You can indeed spin a petro-chemical material into exceedingly fine fibre. And yes, it can be more resistant to abrasion but may or may not have more tensile strength. However it is inert. It dries fast because it is solid and doesn't absorb anything. It dries fast because of gravity.

    Wool fibre is simultaneously both hygrophilic and hygrophobic. It absorbs moisture and then releases it gradually. Yes – it takes longer to dry – but not that much longer, and will still keep you warm when wet. Wool is naturally anti-bacterial, which is why it doesn't develop the stink of synthetics. The more synthetic added to the wool, the more chance of the stink developing. The more synthetic added to the wool, the less it becomes biodegradable and recyclable etc.

    Wool is also sustainable, renewable, biodegradable and recyclable. Petro-chemical products are not sustainable, renewable, or biodegradable, and only some may be recyclable. It's not just about performance, it's about the environment as well. We have less than a handful of years of landfill available. Our seas are polluted with rubbish. What price synthetics?

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  6. Maybe worth pointing out that Cocona isn't a petrol-chemical product – it's made from recycled coconut shells.

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  7. terrybnd says:

    @Chocolate Fish – Thanks for posting and contributing. Your in-depth knowledge and passion on the subject is much appreciated, it's very enlightening.

    I agree with you on the environment front. It's something I'm much more considerate about nowadays.

    However, I'm only trying to be fair to all concerned but I do find the thinking and science behind these things fascinating.

    Saying that, the mix on the baselayer is not a 'synthetic' in the sense we're normally used to seeing. But “recycled coconut shells – a natural and renewable source” as Cocono® themselves describe.

    Obviously, there's more to be considered on that front environmentally.

    Thank you for your input – it helps show folks to consider more on their choice of kit and the like (perhaps for some).

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  8. terrybnd says:

    @Chris Townsend – This is true concerning Cocona. However, I suppose it's merits on it's 'carbon footprint' are something to be considered.

    Either way, here's an interesting feature to read on the merits of coconut fibre here:

    http://www.tis-gdv.de/tis_e/ware/fasern/kokosfa/kokosfa.htm#feuchte

    Food for thought in there, eh? LOL

    I'm getting all confused with this now!

    All said and done, as I've said before if the garment performs as designed and exceeds, well I'll be a happy man. But all the above points are something to consider, too.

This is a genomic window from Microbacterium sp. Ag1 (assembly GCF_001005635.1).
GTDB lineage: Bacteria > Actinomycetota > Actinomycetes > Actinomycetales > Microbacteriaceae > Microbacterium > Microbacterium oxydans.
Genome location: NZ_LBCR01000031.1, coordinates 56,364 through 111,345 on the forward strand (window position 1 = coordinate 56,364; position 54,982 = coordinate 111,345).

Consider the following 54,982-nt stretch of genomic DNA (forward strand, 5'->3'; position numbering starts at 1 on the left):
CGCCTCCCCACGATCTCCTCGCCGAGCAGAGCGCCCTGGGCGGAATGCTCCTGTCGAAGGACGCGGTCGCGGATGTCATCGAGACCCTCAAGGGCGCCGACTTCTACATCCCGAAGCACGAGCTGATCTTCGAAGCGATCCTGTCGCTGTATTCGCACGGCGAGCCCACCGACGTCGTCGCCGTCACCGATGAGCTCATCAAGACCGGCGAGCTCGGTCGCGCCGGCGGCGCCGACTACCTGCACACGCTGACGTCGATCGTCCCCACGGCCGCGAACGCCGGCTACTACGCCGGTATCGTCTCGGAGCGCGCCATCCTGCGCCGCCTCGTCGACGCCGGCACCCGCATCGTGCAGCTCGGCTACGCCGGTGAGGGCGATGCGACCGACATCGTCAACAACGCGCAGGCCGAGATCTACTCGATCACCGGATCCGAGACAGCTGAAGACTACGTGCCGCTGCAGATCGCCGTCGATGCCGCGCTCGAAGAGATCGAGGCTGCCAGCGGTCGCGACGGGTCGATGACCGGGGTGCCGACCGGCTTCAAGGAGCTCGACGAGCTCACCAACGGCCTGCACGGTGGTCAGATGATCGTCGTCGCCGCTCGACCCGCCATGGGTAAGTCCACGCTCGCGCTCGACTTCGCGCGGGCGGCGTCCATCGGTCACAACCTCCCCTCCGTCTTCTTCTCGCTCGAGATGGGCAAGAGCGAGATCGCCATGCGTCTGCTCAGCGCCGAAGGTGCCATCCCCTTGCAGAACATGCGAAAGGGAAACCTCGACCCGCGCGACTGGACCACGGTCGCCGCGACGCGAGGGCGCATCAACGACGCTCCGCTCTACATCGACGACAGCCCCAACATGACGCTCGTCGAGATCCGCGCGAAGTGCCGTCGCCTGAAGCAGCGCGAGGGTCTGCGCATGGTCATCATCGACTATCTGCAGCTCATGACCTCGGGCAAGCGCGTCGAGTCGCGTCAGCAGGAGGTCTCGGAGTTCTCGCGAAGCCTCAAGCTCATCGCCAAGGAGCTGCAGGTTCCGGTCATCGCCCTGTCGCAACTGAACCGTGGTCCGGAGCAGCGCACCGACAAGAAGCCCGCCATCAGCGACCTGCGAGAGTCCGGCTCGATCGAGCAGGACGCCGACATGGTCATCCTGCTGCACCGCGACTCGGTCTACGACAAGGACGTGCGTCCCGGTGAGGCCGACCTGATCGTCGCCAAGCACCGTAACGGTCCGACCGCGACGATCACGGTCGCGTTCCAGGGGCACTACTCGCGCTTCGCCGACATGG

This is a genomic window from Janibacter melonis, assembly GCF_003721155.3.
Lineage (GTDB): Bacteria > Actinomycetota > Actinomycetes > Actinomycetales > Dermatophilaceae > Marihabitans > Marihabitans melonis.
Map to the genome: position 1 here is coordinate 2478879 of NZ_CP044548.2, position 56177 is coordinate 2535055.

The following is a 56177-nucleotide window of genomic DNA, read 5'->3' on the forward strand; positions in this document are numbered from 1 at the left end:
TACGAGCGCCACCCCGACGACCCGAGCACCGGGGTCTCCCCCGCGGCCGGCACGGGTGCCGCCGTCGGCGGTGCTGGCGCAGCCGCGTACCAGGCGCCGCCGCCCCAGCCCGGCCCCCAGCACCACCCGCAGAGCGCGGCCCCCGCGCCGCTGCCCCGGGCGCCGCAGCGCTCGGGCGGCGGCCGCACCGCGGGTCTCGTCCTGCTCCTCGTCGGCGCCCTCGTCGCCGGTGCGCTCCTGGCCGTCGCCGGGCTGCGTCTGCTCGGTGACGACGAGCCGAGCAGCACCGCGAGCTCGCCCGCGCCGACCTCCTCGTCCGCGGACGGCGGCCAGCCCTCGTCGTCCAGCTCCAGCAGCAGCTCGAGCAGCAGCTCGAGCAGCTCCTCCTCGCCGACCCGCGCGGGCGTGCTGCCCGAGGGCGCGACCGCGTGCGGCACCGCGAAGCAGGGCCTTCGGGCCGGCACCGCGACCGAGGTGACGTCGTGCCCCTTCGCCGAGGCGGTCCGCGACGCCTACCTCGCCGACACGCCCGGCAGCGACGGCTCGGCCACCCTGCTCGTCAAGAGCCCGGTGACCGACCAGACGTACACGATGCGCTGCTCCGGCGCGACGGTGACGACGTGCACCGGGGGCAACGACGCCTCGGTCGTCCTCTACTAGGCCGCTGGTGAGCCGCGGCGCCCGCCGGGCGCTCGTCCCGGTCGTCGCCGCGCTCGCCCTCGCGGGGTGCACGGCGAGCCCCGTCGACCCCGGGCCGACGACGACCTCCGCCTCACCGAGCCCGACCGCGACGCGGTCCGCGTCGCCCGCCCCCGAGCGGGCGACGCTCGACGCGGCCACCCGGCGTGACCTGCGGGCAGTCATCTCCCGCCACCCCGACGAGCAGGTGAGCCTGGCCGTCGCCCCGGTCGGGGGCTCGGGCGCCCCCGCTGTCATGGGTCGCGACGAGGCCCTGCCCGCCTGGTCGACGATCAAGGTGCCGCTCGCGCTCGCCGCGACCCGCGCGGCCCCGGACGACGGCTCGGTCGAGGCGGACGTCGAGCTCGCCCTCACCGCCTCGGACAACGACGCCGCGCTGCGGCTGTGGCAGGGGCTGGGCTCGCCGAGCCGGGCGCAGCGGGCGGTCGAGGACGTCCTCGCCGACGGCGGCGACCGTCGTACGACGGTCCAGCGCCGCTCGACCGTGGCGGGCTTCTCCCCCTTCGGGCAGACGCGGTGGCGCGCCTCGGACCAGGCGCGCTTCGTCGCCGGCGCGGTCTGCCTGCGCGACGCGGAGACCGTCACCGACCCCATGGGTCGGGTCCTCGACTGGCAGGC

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  9. The problem is that every product has an environmental impact and that to truly assess it you have to look at the whole life from raw materials to final disposal not just manufacturing and distribution. How long will Cocona last? I don't know yet. I do like the Rab shirt though.

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  10. terrybnd says:

    Well, I like the top when worn as it is now – so got high hopes for it. Rab are churning out some blinding kit of late. Feel honoured to have a relationship with them.

    Anyway, my trip this week has been altered – so it's a week long hike/shoot in the Peaks next week for me. So, we'll see how both garments get on 🙂

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  11. Look forward to the review ..they look pretty cool

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  12. terrybnd says:

    @Chris25119600 – Aye, they are. Be good to try them out

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  13. Maz says:

    Each time I move away from merino to try other baselayer tops, I end up going back to Merino – I agree with Zed in that I think the drying-time factor has been the stimulus for people to re-think merino but I have never had a problem with it and sometimes and overly technical analysis does not have a place in the real world as we are all so different. I prefer the feel of it, the functionality and versatility of it and the smell of it. Frankly, I have yet to find anything that suits me better. I am always intrigued by new baselayers as they are so fundamental to being outdoors – that layer is, to my mind, the most important layer. I like Chocolate Fish and I am thrilled that an ecologically sound UK company is doing so well – sadly I cannot justify another merino product right now! I wish Amanda well with her business and her passion is commendable.

    Neoshell also piques my interest – again, I am content with where my kit is right now, but as an alleged “poster-child” for Rab (which I guess is not far off), I too think they have upped their game in recent years – with the Xenon, the Infinity and now these, they are top notch.

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  14. terrybnd says:

    @Maz – Agree on the baselayer front. I tend to sweat a lot – gross I know – but I honestly don't care if I'm damp (in the warmer months at least) cause I'm in effect cool.

    I'd say one thing for merino over synthetics – bad smells. Wool as we know on paper is much better and in real life use it is, too. Handy for me on hikes for 4 days plus. Less clothing to carry.

    The Neoshell feels nice, has a softness to it – the jacket has panels which have a certain stretch.

    I've been digging some more on the technical side of the fabric, use in design etc from Rab today. I'll put all that in a post after a few long trips in the jacket etc. Real interesting.

    And yeah, I agree again too with Amanda at Chocolate Fish – her passion, enthusiasm and knowledge is infectious to say the least. Nice she came on here to comment actually. Mark of her character and company 🙂

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  15. Terry – do you have the weight of the Neoshell Jacket ?

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  16. Zed says:

    That's a great post from Chocolate Fish. Really helpful. I also agree with you, terrybnd, as far as synthetics drying so fast I get chilled. The first merino I ever bought, years ago, is still the one which comes out for backpacking trips. It doesn't get stinky and is always dry enough under eVent.

    I miss those old doormats made from coconut fibre. Presumably, they are quite a price now. If not, does anyone know where I can get one?

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  17. terrybnd says:

    @Markswalkingblog – Apologies for late reply. Missed this. No mate. Why? It's a sample. It is weightier than Gores Active Shell – but this Neoshell has stretch and is meant to be more durable on this garment.

    @Zed – Aye it's good folk like Amanda come on blogs and chat innit?